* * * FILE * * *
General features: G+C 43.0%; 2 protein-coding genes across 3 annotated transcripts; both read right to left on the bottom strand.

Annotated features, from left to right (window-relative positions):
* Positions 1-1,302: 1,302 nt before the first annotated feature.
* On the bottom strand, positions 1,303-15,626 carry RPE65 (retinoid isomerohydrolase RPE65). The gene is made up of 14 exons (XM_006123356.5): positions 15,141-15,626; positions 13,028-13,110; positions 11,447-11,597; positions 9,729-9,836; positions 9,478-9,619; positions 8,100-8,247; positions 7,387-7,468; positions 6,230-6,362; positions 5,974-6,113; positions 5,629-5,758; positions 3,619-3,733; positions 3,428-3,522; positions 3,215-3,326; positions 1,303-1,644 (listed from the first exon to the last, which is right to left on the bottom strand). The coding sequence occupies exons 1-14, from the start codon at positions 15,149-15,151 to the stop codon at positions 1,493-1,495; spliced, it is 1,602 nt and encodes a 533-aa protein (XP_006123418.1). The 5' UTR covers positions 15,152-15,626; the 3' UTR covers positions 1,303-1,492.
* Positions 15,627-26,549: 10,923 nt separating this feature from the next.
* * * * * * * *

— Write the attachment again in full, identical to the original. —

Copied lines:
General features: G+C 43.0%; 2 protein-coding genes across 3 annotated transcripts; both read right to left on the bottom strand.

Annotated features, from left to right (window-relative positions):
* Positions 1-1,302: 1,302 nt before the first annotated feature.
* On the bottom strand, positions 1,303-15,626 carry RPE65 (retinoid isomerohydrolase RPE65). The gene is made up of 14 exons (XM_006123356.5): positions 15,141-15,626; positions 13,028-13,110; positions 11,447-11,597; positions 9,729-9,836; positions 9,478-9,619; positions 8,100-8,247; positions 7,387-7,468; positions 6,230-6,362; positions 5,974-6,113; positions 5,629-5,758; positions 3,619-3,733; positions 3,428-3,522; positions 3,215-3,326; positions 1,303-1,644 (listed from the first exon to the last, which is right to left on the bottom strand). The coding sequence occupies exons 1-14, from the start codon at positions 15,149-15,151 to the stop codon at positions 1,493-1,495; spliced, it is 1,602 nt and encodes a 533-aa protein (XP_006123418.1). The 5' UTR covers positions 15,152-15,626; the 3' UTR covers positions 1,303-1,492.
* Positions 15,627-26,549: 10,923 nt separating this feature from the next.